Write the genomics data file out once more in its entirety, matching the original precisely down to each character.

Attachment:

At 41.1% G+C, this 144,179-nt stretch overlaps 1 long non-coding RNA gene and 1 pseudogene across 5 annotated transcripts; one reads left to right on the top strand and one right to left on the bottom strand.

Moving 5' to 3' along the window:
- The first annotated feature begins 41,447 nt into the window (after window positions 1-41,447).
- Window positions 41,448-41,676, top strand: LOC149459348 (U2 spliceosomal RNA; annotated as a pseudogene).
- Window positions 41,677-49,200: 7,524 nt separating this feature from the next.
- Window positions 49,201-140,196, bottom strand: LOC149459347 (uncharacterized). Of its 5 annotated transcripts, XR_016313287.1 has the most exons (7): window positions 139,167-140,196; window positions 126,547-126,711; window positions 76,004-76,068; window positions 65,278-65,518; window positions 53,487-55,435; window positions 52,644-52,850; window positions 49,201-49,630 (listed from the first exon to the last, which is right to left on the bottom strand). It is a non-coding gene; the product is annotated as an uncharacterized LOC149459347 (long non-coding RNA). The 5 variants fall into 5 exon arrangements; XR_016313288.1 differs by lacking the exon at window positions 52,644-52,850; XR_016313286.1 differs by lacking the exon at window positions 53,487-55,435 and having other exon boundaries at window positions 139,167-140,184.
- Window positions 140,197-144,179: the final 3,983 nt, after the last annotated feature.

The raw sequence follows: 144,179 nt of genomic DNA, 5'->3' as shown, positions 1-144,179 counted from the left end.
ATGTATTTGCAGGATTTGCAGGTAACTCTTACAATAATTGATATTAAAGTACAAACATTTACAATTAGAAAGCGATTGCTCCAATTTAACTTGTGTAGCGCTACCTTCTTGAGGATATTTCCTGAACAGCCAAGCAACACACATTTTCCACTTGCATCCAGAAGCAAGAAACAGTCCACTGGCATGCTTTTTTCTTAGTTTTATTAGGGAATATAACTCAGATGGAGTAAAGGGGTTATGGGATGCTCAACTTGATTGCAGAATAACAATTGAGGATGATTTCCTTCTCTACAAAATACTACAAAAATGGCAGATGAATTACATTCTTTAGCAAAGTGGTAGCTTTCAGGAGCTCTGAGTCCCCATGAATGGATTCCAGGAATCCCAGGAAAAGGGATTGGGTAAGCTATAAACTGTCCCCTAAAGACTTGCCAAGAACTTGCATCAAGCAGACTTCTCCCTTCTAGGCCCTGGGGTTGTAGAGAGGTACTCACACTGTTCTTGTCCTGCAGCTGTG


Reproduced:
At 41.1% G+C, this 144,179-nt stretch overlaps 1 long non-coding RNA gene and 1 pseudogene across 5 annotated transcripts; one reads left to right on the top strand and one right to left on the bottom strand.

Moving 5' to 3' along the window:
- The first annotated feature begins 41,447 nt into the window (after window positions 1-41,447).
- Window positions 41,448-41,676, top strand: LOC149459348 (U2 spliceosomal RNA; annotated as a pseudogene).
- Window positions 41,677-49,200: 7,524 nt separating this feature from the next.
- Window positions 49,201-140,196, bottom strand: LOC149459347 (uncharacterized). Of its 5 annotated transcripts, XR_016313287.1 has the most exons (7): window positions 139,167-140,196; window positions 126,547-126,711; window positions 76,004-76,068; window positions 65,278-65,518; window positions 53,487-55,435; window positions 52,644-52,850; window positions 49,201-49,630 (listed from the first exon to the last, which is right to left on the bottom strand). It is a non-coding gene; the product is annotated as an uncharacterized LOC149459347 (long non-coding RNA). The 5 variants fall into 5 exon arrangements; XR_016313288.1 differs by lacking the exon at window positions 52,644-52,850; XR_016313286.1 differs by lacking the exon at window positions 53,487-55,435 and having other exon boundaries at window positions 139,167-140,184.
- Window positions 140,197-144,179: the final 3,983 nt, after the last annotated feature.

The raw sequence follows: 144,179 nt of genomic DNA, 5'->3' as shown, positions 1-144,179 counted from the left end.
ATGTATTTGCAGGATTTGCAGGTAACTCTTACAATAATTGATATTAAAGTACAAACATTTACAATTAGAAAGCGATTGCTCCAATTTAACTTGTGTAGCGCTACCTTCTTGAGGATATTTCCTGAACAGCCAAGCAACACACATTTTCCACTTGCATCCAGAAGCAAGAAACAGTCCACTGGCATGCTTTTTTCTTAGTTTTATTAGGGAATATAACTCAGATGGAGTAAAGGGGTTATGGGATGCTCAACTTGATTGCAGAATAACAATTGAGGATGATTTCCTTCTCTACAAAATACTACAAAAATGGCAGATGAATTACATTCTTTAGCAAAGTGGTAGCTTTCAGGAGCTCTGAGTCCCCATGAATGGATTCCAGGAATCCCAGGAAAAGGGATTGGGTAAGCTATAAACTGTCCCCTAAAGACTTGCCAAGAACTTGCATCAAGCAGACTTCTCCCTTCTAGGCCCTGGGGTTGTAGAGAGGTACTCACACTGTTCTTGTCCTGCAGCTGTG